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'Rancherias' were set aside as refuge for Indians

Lucy Wallace was last resident of Colfax village
By: Nancy Hagman, Colfax Record Correspondent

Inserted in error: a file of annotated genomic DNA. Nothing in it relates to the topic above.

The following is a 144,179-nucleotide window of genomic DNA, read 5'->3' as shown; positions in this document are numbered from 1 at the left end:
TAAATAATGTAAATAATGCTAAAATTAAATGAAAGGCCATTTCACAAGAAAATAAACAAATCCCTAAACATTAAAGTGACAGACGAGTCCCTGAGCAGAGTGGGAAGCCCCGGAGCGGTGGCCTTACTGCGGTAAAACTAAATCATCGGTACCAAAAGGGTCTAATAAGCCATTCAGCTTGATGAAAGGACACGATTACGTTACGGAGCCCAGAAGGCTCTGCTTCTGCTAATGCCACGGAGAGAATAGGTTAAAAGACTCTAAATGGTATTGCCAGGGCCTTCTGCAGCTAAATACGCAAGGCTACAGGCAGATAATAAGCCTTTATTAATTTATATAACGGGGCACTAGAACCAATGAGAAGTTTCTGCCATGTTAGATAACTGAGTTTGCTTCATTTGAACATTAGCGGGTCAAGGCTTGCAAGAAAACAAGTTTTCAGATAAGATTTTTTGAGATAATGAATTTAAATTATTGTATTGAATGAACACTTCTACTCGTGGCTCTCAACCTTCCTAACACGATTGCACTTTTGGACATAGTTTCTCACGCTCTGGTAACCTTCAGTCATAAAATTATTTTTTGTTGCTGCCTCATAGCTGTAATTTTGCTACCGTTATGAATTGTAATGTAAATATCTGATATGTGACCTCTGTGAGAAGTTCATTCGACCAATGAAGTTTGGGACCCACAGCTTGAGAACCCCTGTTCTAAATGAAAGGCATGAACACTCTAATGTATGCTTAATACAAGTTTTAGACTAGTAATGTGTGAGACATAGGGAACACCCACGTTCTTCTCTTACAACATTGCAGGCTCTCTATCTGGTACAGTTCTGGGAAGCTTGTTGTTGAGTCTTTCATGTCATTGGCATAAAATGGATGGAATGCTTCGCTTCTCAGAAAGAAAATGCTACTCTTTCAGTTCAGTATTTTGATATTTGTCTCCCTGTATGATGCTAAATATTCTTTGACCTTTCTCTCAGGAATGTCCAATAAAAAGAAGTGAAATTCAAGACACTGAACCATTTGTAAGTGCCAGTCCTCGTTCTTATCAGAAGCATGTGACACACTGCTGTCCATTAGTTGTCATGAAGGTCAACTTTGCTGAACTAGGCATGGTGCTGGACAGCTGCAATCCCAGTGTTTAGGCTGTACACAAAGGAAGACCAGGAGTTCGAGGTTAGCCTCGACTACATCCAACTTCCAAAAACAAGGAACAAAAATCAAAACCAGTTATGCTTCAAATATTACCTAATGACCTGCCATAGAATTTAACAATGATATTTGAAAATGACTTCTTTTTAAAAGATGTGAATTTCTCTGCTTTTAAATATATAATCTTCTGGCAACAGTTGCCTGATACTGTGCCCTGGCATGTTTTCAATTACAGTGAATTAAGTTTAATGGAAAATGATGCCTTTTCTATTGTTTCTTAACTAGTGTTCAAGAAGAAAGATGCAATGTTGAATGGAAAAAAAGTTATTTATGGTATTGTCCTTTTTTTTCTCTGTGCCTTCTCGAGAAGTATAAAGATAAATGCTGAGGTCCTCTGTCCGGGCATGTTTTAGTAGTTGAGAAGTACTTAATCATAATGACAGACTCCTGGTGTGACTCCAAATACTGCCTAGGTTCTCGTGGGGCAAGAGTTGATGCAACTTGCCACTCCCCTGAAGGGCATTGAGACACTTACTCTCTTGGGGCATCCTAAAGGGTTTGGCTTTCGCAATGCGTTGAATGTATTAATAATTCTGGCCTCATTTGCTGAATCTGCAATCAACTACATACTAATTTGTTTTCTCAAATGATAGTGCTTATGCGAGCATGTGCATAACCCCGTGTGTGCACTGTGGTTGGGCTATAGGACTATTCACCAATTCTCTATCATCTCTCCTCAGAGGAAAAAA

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Prior to the 1800s, a once-numerous and peaceful people lived on and from the land, today known as Colfax, between the American and Bear rivers. Yet, across the state, by the end of the century, homelessness, hunger, disease and extermination had reduced the Indian population in California to approximately 15,000, just four percent of their numbers prior to European contact. Today’s Colfax Todds Valley Tribe members can trace their ancestry to these Nisenan indigenous people. For those who did survive, from the mid-1800s to 1900, invading Europeans – fueled by the search for gold – easily managed to abscond all of their human rights, including any right of property ownership. Some survivors found refuge at seven military reservations created, supposedly to protect them, between 1853 and 1862. In the 1870s, the United States began purchasing or reserving small tracts of land for landless Indians. These were called "rancherias" or village homes. The Colfax Indian village existed on the hill near the Colfax Indian Cemetery, off Iowa Hill Road. The property belonged primarily to Jacob Keck and his descendants. This was not a government-mandated tract, but rather a space under the protection of the landowner. Keep in mind that women still did not have the right to vote. Yet groups, like the suffragettes, began bringing attention to the inhumanities of man. However, it was not until 1915 that a place was established for this region and it was, to those who know the lay of the land, a sham. The 40 acres were located to the northwest of town, on a ridge above the Bear River. Highway 174 runs through a northern corner of the tract. Even though the Bureau of Indian Affairs officially described it as having “a limited area open for grazing, but the greater portion of the tract is in brush and trees,” anyone who has hiked the area, or currently owns property there, knows it to be one big basalt rock outcropping. Access to the river is steep and treacherous and is blocked by the Bear River Canal. A Bureau field report in 1951 called the grazing and the timber value “negligible.” The owner, C.W. Haffy, was probably happy to oblige the U.S. Government when they offered him $800 for a “useless piece of land.” Although there was no readily available source of food and the land was basically uninhabitable, there were two known attempts at habitation. In December 1927, L.W. Stevenson, a local tribal member, requested authority for his and other Indian families to occupy the Colfax reservation. He told the Bureau that the Rancheria was unoccupied. BIA Superintendent L.A. Darrington replied by letter authorizing Indians to “occupy the land and construct houses thereon.” They evidently never did. A few years later, in 1933, Russell Enos requested to occupy and asked the Bureau to develop a domestic water supply by drilling wells. He also inquired as to the legal status of the Rancheria. Superintendent O.H. Lipps responded that the land was owned by the United States government for the benefit of homeless Indians and granted Enos authority for temporary occupancy to the whole tract, since there were no other occupants at the time. He would be restricted to four or five acres when and if others of the tribe wished to inhabit the property. However, he advised Enos that funds were not available to drill any wells. A survey completed in the 1950s logged 41 rancherias as occupied within the state and all others – including the Colfax Rancheria – as unused federal land in California. To state authorities this translated to lost revenue in the form of property taxes and requested the land be privatized. In 1965, the Colfax Rancheria was put up for auction; Red Simpson bid on and acquired the tract from the Bureau of Indian Affairs. He started excavating the Rio Osos Ranchos and eventually sold to a group that renamed the subdivision White Oak (see Dec. 1, 2011 Colfax Record). During the activism of the 1970s, upon learning what had transpired, the local Nisenan attempted to get the land turned over for their use. This included sending a petition to then-U.S. Senator John Tunney. It was to no avail. It is of interest to note that, according to Lorraine Simpson, the widow of Red Simpson, the water from the wells that were ultimately installed turned out to be very high in sulfur content and would have to be filtered, an expensive operation. In 1923, Lucy Wallace, the last resident of the Colfax village, died and her roundhouse and belongings were burned in the traditional way. Today, for the local Nisenan descendants, the only vestige of a once-numerous people are the burial grounds at the Colfax Indian Cemetery on Iowa Hill Road.